Eleven states had an inheritance tax in 2001. Since then, five of those states (Connecticut, Indiana, Louisiana, New Hampshire and Tennessee) have repealed their inheritance tax statues. Only six states impose an inheritance tax, and one — Maryland — levies both estate as well as inheritance tax.

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Estate and Inheritance Taxes Map

Among the six states that do have an inheritance tax, the applicable tax rates differ. There are also inter-state differences with respect to exemptions granted to lineal heirs and collateral heirs. Even where states might have similarities in how they exempt specific classes of beneficiaries (for instance, siblings) each state may apply different standards to whether such exemptions should also extend to the spouses of those heirs.  

How Much is the Inheritance Tax?

The rate of inheritance tax differs from state to state and may vary based on the amount of the inheritance, decedent’s resident status (resident or nonresident) and the beneficiary’s class (spouse, sibling, religious institution, qualified charity, etc.).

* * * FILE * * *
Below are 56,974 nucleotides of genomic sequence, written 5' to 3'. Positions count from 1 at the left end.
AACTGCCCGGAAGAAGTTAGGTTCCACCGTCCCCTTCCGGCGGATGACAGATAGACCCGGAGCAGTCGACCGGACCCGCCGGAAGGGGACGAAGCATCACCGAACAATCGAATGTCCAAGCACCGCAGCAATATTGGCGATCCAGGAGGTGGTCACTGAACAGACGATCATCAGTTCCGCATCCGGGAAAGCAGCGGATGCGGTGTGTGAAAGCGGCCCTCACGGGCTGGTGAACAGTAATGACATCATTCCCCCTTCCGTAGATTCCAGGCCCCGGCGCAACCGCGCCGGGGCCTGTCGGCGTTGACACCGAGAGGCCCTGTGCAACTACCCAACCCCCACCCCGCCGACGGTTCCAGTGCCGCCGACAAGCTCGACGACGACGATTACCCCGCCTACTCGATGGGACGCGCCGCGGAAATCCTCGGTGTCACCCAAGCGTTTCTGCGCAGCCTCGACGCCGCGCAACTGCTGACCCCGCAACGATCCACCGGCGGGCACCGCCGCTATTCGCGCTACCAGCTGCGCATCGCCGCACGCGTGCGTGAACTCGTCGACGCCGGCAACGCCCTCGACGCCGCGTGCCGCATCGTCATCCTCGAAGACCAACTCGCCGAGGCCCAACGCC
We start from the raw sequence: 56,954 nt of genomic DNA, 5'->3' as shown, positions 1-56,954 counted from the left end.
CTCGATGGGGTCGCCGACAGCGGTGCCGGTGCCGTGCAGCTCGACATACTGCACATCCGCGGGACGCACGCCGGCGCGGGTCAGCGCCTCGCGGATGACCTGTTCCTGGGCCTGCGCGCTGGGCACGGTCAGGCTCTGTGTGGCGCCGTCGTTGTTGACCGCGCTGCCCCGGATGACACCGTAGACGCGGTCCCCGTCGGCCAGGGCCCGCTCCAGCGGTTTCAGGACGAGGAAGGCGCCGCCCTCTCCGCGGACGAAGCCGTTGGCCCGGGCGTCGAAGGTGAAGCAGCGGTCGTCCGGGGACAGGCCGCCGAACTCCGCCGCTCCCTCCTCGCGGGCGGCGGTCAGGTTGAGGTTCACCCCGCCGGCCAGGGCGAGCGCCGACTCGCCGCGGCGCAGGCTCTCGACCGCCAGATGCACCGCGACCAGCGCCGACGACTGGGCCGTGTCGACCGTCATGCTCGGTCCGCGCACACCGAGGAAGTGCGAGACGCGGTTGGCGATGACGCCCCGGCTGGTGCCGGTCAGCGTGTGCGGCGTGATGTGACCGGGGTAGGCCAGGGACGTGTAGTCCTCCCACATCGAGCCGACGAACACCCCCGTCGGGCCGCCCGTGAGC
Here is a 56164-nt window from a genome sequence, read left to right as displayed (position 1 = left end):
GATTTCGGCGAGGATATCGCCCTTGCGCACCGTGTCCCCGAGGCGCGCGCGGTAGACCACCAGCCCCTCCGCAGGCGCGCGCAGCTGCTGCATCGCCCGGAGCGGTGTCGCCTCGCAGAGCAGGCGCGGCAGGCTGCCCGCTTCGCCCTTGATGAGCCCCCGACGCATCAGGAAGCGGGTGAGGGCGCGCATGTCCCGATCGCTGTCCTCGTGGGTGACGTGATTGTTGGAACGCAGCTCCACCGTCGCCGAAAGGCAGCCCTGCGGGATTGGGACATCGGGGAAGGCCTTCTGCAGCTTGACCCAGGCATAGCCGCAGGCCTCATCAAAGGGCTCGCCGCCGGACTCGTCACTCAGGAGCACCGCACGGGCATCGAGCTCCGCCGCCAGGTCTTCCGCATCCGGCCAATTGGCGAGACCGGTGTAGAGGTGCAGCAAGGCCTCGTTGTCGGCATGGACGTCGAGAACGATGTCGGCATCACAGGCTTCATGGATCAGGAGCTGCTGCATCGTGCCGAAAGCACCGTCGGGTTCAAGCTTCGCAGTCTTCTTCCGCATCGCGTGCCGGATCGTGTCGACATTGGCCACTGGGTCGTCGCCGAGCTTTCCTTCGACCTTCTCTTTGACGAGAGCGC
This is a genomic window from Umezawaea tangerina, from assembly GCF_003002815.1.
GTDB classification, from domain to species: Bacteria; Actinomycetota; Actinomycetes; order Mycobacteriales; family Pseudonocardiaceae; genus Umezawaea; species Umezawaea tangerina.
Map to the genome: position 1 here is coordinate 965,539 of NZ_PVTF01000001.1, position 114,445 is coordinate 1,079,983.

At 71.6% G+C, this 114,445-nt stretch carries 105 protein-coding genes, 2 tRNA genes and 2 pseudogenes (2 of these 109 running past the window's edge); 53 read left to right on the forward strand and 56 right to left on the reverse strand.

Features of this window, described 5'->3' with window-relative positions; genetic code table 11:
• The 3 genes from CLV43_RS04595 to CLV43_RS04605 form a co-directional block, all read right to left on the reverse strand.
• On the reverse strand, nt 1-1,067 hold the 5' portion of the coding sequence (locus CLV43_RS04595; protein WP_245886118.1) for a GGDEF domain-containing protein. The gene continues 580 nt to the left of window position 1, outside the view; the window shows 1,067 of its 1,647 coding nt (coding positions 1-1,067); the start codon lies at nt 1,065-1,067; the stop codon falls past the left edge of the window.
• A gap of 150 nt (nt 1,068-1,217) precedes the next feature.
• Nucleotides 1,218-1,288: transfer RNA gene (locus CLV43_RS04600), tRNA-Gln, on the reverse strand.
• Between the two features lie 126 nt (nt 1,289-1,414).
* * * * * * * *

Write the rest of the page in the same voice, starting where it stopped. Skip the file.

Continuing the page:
Typically, lineal heirs (children, grandchildren and parents) are either exempt from the tax or have a lower tax rate than collateral heirs (cousins, aunts, uncles, nephews, nieces and unrelated individuals).

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State Inheritance Taxes for 2018 Deaths

Here are a few quick facts:

  • Each state has different tax classes applicable to various types of beneficiaries.
  • States also differ in how they treat the same type of beneficiary. For instance, one state might exempt or have a lower rate for a sibling compared to another.